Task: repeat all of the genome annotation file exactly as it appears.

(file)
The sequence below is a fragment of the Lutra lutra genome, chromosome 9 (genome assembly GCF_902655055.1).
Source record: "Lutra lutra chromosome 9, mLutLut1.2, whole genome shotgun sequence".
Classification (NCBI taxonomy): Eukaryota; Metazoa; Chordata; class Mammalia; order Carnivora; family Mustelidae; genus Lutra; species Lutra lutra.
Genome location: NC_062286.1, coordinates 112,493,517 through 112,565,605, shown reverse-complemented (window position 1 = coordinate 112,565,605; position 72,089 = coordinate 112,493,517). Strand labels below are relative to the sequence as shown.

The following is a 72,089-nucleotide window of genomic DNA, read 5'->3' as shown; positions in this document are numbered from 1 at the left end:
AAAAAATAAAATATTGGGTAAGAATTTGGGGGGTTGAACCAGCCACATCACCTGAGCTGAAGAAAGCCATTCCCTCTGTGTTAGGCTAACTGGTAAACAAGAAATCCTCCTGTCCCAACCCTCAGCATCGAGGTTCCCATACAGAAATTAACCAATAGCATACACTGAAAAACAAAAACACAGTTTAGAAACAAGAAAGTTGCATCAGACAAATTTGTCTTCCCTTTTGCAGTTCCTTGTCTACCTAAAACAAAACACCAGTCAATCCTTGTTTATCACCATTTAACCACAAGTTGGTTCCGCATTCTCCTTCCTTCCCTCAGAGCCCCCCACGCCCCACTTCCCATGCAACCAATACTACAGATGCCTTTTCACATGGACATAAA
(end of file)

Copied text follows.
The sequence below is a fragment of the Lutra lutra genome, chromosome 9 (genome assembly GCF_902655055.1).
Source record: "Lutra lutra chromosome 9, mLutLut1.2, whole genome shotgun sequence".
Classification (NCBI taxonomy): Eukaryota; Metazoa; Chordata; class Mammalia; order Carnivora; family Mustelidae; genus Lutra; species Lutra lutra.
Genome location: NC_062286.1, coordinates 112,493,517 through 112,565,605, shown reverse-complemented (window position 1 = coordinate 112,565,605; position 72,089 = coordinate 112,493,517). Strand labels below are relative to the sequence as shown.

The following is a 72,089-nucleotide window of genomic DNA, read 5'->3' as shown; positions in this document are numbered from 1 at the left end:
AAAAAATAAAATATTGGGTAAGAATTTGGGGGGTTGAACCAGCCACATCACCTGAGCTGAAGAAAGCCATTCCCTCTGTGTTAGGCTAACTGGTAAACAAGAAATCCTCCTGTCCCAACCCTCAGCATCGAGGTTCCCATACAGAAATTAACCAATAGCATACACTGAAAAACAAAAACACAGTTTAGAAACAAGAAAGTTGCATCAGACAAATTTGTCTTCCCTTTTGCAGTTCCTTGTCTACCTAAAACAAAACACCAGTCAATCCTTGTTTATCACCATTTAACCACAAGTTGGTTCCGCATTCTCCTTCCTTCCCTCAGAGCCCCCCACGCCCCACTTCCCATGCAACCAATACTACAGATGCCTTTTCACATGGACATAAA